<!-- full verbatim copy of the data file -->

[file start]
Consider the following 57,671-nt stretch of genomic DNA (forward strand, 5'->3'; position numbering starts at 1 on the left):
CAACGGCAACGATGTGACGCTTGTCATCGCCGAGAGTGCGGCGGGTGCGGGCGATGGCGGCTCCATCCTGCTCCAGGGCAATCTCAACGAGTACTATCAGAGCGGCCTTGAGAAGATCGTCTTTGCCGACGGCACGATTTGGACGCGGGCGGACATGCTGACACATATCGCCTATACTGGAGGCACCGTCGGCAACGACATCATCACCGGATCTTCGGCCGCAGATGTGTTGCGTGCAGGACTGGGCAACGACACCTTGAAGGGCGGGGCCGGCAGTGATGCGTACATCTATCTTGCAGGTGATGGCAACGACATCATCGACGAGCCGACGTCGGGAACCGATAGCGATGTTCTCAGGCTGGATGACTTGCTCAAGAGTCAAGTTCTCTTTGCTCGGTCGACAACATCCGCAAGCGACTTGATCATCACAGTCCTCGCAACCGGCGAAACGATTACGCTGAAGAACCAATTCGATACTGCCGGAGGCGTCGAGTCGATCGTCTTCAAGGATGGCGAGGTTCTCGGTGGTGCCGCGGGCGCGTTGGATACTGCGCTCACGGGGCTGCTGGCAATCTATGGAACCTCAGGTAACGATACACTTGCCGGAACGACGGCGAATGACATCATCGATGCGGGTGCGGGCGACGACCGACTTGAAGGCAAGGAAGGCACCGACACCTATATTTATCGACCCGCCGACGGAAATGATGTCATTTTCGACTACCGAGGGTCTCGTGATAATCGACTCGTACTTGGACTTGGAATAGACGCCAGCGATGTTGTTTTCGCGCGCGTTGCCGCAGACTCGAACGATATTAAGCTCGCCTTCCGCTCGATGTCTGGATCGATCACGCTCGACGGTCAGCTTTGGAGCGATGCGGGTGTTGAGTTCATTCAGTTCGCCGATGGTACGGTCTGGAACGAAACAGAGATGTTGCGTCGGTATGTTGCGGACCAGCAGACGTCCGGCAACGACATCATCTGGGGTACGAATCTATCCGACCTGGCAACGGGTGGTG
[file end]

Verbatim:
Consider the following 57,671-nt stretch of genomic DNA (forward strand, 5'->3'; position numbering starts at 1 on the left):
CAACGGCAACGATGTGACGCTTGTCATCGCCGAGAGTGCGGCGGGTGCGGGCGATGGCGGCTCCATCCTGCTCCAGGGCAATCTCAACGAGTACTATCAGAGCGGCCTTGAGAAGATCGTCTTTGCCGACGGCACGATTTGGACGCGGGCGGACATGCTGACACATATCGCCTATACTGGAGGCACCGTCGGCAACGACATCATCACCGGATCTTCGGCCGCAGATGTGTTGCGTGCAGGACTGGGCAACGACACCTTGAAGGGCGGGGCCGGCAGTGATGCGTACATCTATCTTGCAGGTGATGGCAACGACATCATCGACGAGCCGACGTCGGGAACCGATAGCGATGTTCTCAGGCTGGATGACTTGCTCAAGAGTCAAGTTCTCTTTGCTCGGTCGACAACATCCGCAAGCGACTTGATCATCACAGTCCTCGCAACCGGCGAAACGATTACGCTGAAGAACCAATTCGATACTGCCGGAGGCGTCGAGTCGATCGTCTTCAAGGATGGCGAGGTTCTCGGTGGTGCCGCGGGCGCGTTGGATACTGCGCTCACGGGGCTGCTGGCAATCTATGGAACCTCAGGTAACGATACACTTGCCGGAACGACGGCGAATGACATCATCGATGCGGGTGCGGGCGACGACCGACTTGAAGGCAAGGAAGGCACCGACACCTATATTTATCGACCCGCCGACGGAAATGATGTCATTTTCGACTACCGAGGGTCTCGTGATAATCGACTCGTACTTGGACTTGGAATAGACGCCAGCGATGTTGTTTTCGCGCGCGTTGCCGCAGACTCGAACGATATTAAGCTCGCCTTCCGCTCGATGTCTGGATCGATCACGCTCGACGGTCAGCTTTGGAGCGATGCGGGTGTTGAGTTCATTCAGTTCGCCGATGGTACGGTCTGGAACGAAACAGAGATGTTGCGTCGGTATGTTGCGGACCAGCAGACGTCCGGCAACGACATCATCTGGGGTACGAATCTATCCGACCTGGCAACGGGTGGTG